Loneliness and Mortality Risk

by | Oct 16, 2017


A study in 2015 out of BYU found that when people either (a) were lonely or isolated, or (b) felt lonely or isolated (even if they had many apparent social connections) they had an increased risk of death of 26-32%.  Wow. We are social animals and lack of social connection is harmful.

The researchers found that the results of loneliness was consistent “across gender, length of follow-up, and world region, but initial health status has an influence on the findings.” Interestingly, loneliness was more predictive of early death in those under age 65 than those 65 or older.

This is an important finding suggesting that loneliness (whether objective or subjective) produces mortality risk comparable with other, more well-established risk factors such as obesity and smoking.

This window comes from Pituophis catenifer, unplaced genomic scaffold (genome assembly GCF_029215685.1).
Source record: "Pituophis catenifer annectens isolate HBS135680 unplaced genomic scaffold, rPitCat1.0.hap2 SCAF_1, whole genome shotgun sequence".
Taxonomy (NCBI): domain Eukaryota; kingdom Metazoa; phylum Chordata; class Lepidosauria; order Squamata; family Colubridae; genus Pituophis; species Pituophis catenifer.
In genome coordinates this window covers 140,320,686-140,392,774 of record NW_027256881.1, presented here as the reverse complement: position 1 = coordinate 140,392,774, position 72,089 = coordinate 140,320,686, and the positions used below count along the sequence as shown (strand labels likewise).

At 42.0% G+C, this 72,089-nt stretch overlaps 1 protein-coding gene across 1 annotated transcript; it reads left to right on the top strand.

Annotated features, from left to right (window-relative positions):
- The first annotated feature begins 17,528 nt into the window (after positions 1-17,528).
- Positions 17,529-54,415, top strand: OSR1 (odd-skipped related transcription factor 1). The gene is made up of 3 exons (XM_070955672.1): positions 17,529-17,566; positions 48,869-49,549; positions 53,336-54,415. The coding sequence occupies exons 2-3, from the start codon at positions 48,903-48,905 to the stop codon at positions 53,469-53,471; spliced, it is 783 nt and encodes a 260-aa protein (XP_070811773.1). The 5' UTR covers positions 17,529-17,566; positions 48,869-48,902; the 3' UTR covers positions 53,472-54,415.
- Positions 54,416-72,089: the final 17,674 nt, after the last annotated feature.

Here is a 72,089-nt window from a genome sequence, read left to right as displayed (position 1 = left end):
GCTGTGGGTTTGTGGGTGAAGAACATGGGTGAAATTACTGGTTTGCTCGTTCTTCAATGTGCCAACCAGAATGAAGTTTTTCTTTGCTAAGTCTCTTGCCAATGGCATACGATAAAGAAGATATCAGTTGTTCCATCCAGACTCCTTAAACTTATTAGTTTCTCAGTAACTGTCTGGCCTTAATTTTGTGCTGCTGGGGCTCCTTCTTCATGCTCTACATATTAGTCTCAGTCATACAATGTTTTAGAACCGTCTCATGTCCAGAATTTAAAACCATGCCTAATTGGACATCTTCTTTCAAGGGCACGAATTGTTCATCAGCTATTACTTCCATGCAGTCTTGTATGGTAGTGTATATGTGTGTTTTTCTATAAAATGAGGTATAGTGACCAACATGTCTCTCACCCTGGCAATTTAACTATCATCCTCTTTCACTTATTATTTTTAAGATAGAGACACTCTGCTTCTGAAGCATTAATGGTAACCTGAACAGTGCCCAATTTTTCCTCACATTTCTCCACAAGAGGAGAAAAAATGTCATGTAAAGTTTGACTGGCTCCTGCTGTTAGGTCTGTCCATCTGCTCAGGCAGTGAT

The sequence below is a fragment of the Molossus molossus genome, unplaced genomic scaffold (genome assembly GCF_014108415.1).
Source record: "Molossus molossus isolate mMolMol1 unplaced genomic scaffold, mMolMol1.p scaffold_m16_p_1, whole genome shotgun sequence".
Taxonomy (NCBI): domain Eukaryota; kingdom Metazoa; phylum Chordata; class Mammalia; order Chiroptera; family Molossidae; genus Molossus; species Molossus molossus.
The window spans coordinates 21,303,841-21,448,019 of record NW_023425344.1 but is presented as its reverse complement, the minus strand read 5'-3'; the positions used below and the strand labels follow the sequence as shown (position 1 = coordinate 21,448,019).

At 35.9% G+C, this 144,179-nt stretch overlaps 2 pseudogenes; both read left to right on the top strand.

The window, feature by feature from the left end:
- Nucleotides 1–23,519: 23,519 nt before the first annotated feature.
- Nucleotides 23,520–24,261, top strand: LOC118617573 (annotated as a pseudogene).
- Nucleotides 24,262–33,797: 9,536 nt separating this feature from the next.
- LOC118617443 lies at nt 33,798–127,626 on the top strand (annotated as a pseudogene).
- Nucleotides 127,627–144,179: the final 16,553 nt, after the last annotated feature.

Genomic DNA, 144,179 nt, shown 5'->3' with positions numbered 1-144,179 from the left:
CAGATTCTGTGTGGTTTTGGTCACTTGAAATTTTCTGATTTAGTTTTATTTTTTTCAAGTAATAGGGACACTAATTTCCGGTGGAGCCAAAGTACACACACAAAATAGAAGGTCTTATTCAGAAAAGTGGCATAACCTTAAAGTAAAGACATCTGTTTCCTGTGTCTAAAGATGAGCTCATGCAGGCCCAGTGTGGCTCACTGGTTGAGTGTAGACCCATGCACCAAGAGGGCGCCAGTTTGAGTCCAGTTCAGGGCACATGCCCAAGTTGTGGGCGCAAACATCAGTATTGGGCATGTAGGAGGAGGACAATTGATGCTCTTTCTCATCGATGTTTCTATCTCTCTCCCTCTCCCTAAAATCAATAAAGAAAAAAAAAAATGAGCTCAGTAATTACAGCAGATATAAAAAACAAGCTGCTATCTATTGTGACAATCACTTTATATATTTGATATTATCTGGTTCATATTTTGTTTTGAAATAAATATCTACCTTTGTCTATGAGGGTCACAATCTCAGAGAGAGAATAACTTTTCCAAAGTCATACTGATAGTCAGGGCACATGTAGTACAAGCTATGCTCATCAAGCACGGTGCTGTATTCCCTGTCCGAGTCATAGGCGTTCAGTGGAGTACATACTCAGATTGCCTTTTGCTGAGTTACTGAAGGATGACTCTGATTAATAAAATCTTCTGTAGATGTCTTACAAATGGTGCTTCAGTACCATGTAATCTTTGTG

Unfortunately, loneliness and isolation are on the rise. “Not only are we at the highest recorded rate of living alone across the entire century, but we’re at the highest recorded rates ever on the planet,” said Tim Smith, co-author of the study. Changes in modern life over the past decades creating greater loneliness include:  having a few number of children leads to smaller families; families are increasingly spread across greater distances geographically than prior generations, and the rise of the internet and social media may lead to greater contacts among people but they are usually much more superficial than actual face-to-face contact.


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